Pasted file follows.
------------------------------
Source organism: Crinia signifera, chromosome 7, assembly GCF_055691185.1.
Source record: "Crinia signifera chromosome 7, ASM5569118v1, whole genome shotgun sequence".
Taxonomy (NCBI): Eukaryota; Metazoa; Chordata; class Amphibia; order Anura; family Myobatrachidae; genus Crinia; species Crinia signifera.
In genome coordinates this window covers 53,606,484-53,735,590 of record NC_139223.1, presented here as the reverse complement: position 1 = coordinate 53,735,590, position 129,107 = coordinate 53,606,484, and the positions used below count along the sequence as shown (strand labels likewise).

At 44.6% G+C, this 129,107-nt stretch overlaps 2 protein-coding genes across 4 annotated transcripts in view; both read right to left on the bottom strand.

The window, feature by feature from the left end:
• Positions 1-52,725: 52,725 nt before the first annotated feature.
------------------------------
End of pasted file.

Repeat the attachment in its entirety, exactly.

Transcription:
Source organism: Crinia signifera, chromosome 7, assembly GCF_055691185.1.
Source record: "Crinia signifera chromosome 7, ASM5569118v1, whole genome shotgun sequence".
Taxonomy (NCBI): Eukaryota; Metazoa; Chordata; class Amphibia; order Anura; family Myobatrachidae; genus Crinia; species Crinia signifera.
In genome coordinates this window covers 53,606,484-53,735,590 of record NC_139223.1, presented here as the reverse complement: position 1 = coordinate 53,735,590, position 129,107 = coordinate 53,606,484, and the positions used below count along the sequence as shown (strand labels likewise).

At 44.6% G+C, this 129,107-nt stretch overlaps 2 protein-coding genes across 4 annotated transcripts in view; both read right to left on the bottom strand.

The window, feature by feature from the left end:
• Positions 1-52,725: 52,725 nt before the first annotated feature.